Our Research

Swedish University of Agricultural Sciences/Sveriges Lantbruksuniversitet
Department of Plant Protection Biology
Division of Chemical Ecology

We investigate and develop chemical messenger compounds, pheromones and other semiochemicals, for control and monitoring of insects in agriculture, horticulture and forestry, and for insects that transmit diseases. A changing climate with higher summer temperatures and altered rainfall patterns makes insect control an increasingly urgent challenge.

In addition to application-oriented work, our research interests include sensory physiology, evolutionary processes underlying odour communication systems, molecular mechanisms of odour perception, and behavioural modulation by learning and multisensorial stimuli.

(Translated from SLUs website)

Our projects:

1. Chemoecology of insect, fruit and yeast: from the model to the pests

The importance of yeast for the ecology of fruit-living insects, including pests, had for a long time not been recognized. Yeast links the fruit fly Drosophila melanogaster(Dm) to fruit. We studied the role of yeast in fruit-living insects.

The main focus of this project was on the cherry vinegar fly Drosophila suzukii(Ds), which is a serious invasive pest in Europe. A quick dispersal in the US together with its recent appearance in Italy, France and Spain was a call for instant action also in Sweden. In fact Ds came to Sweden during the project time in 2014, most likely through import of infested fruit. Afterwards Ds has established populations in fruit growing areas all over Scania.

The goal of this project was to study the ecological importance of yeast for fruit-living insects, and to apply this know-how in pest control. Fermenting baits have traditionally been used to attract insects but their power has neither been sufficiently studied nor exploited.

Wild yeasts associated with fruit and insects had been isolated, identified and fermented under controlled conditions. Fermentation products were chemically analysed and behaviourally and physiologically studied in Dm and Ds. We started to decipher the chemical signals from yeasts that mediate attraction in fruit-living insects, foremost Ds. This research contributed to the development of a yeast-based attract-and-kill technique and might lead to new methods for an integrated pest management of horticultural insect pests.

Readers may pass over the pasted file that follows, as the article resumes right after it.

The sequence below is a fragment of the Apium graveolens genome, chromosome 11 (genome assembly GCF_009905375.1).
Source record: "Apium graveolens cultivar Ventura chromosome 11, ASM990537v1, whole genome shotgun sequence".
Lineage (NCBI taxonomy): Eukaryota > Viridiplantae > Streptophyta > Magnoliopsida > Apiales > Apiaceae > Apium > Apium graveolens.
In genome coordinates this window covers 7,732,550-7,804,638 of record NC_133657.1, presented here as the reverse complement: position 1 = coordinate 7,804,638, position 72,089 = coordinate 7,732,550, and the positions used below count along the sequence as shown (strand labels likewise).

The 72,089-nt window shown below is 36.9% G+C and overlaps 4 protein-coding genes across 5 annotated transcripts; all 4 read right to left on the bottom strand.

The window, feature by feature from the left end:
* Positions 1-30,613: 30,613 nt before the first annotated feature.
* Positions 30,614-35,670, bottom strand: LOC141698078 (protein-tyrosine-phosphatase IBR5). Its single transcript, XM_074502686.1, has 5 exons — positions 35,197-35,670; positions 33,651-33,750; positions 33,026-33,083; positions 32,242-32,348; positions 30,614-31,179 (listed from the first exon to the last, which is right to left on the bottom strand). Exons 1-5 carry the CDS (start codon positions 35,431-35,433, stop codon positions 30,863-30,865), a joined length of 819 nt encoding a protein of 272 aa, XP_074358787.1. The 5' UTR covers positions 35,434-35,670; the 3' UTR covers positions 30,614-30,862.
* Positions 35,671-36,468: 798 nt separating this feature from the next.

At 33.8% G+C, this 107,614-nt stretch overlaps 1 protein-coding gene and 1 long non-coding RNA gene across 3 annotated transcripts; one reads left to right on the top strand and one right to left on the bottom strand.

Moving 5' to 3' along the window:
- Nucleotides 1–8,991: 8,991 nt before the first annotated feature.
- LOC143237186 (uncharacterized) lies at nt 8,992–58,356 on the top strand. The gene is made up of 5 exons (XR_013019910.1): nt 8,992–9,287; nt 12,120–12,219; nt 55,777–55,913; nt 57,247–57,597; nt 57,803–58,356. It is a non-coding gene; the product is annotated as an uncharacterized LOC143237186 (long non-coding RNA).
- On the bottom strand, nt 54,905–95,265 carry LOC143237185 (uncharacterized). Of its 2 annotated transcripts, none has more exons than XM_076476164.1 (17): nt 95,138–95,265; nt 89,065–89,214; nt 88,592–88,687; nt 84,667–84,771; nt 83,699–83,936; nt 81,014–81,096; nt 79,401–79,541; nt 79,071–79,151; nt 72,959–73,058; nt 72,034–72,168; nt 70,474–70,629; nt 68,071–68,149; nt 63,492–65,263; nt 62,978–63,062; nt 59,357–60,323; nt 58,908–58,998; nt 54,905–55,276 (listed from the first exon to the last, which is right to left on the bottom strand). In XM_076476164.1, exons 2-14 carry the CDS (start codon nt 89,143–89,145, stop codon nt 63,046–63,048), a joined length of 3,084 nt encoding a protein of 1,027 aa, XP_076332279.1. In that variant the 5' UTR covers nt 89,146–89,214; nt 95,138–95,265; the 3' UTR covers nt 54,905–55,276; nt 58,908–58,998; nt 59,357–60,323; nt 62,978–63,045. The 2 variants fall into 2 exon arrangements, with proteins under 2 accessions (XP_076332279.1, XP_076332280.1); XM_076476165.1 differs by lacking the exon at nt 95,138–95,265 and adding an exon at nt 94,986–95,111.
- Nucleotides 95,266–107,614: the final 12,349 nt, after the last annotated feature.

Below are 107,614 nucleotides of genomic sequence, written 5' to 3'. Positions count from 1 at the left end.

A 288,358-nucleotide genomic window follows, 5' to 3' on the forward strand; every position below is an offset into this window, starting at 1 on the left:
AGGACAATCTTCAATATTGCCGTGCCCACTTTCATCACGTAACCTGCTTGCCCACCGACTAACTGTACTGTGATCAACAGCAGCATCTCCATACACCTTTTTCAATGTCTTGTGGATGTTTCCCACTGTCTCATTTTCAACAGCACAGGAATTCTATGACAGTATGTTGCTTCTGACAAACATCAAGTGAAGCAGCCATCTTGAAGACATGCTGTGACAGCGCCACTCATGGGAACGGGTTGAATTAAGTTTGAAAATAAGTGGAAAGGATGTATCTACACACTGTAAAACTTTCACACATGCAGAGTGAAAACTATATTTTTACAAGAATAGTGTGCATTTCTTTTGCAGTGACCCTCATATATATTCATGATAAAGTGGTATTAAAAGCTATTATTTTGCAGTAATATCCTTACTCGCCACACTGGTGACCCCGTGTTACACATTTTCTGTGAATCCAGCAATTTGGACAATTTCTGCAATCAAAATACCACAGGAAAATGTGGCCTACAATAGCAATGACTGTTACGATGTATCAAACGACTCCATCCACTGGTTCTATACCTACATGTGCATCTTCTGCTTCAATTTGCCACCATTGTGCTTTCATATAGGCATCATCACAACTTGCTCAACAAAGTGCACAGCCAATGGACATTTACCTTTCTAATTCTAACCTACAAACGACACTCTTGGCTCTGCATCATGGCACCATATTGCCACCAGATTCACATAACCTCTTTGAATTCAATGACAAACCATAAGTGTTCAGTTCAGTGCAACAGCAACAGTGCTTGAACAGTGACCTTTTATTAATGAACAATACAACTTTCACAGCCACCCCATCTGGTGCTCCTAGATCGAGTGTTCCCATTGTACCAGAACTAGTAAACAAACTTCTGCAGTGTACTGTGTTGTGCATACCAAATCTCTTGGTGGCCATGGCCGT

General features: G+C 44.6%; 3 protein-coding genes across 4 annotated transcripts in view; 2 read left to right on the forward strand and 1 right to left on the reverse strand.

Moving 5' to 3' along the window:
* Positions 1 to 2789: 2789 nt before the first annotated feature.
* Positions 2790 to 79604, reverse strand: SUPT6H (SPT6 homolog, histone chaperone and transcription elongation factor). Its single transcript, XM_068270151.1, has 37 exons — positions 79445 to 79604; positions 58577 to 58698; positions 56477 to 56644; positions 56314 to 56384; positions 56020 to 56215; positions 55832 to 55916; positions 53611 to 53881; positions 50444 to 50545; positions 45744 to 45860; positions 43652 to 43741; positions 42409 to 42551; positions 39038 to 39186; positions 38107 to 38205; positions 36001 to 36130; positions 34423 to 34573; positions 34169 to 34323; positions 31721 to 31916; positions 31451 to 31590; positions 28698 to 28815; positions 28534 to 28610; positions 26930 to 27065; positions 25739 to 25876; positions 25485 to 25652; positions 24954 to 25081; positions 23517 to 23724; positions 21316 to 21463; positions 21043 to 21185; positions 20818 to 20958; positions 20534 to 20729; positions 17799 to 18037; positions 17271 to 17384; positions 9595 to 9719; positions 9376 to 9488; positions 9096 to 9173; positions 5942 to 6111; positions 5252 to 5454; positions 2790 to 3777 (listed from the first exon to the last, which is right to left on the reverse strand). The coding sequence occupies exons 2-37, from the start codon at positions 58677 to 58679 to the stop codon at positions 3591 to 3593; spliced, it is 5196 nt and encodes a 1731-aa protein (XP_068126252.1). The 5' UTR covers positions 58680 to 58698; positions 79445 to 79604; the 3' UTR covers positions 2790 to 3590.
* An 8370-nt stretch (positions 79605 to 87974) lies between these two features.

Project leader and participants: Paul G. Becher, Peter Witzgall (SLU Alnarp), Jure Piskur (LU)

Project period: 2012-2016

Funding: The Swedish Research Council Formas

 

2. Behavioural manipulation by microbial semiochemicals: a foundation to manage Drosophila suzukii and other pest

The spotted wing Drosophila (SWD), D. suzukiiis a disastrous pest insect of soft fruit and berries. Since 2008, SWD has spread over North America and Europe and was found in Sweden in 2014. Basic understanding of SWD ecology and behaviour is essential to develop sorely needed control tools. Yeasts and other microbes live in close relation to drosophilids. SWD-associated yeast Hanseniaspora uvarumand entomopathogens are able to manipulate SWD behaviour. To understand why SWD is strongly attracted by the smell of H. uvarumwe will correlate wind tunnel attraction behaviour with responses from a feeding assay, a mating assay and an egg-laying assay. Responses of male and female flies that are starved or fed and virgin or mated will be analysed separately to clarify sex-specific responses and physiological modulation. Larval yeast attraction will be tested for implementation of a new control method. Furthermore, we will study how insect pathogens attract flies and transmit infection. Manipulation of insect behaviour is an established strategy in pest management but application has focused on pheromones and plant volatiles. Microbial volatiles complement the range of semiochemicals applied in pest control and allow a comprehensive manipulation of insect behaviours. We will test the concept of new strategies to control SWD in the field.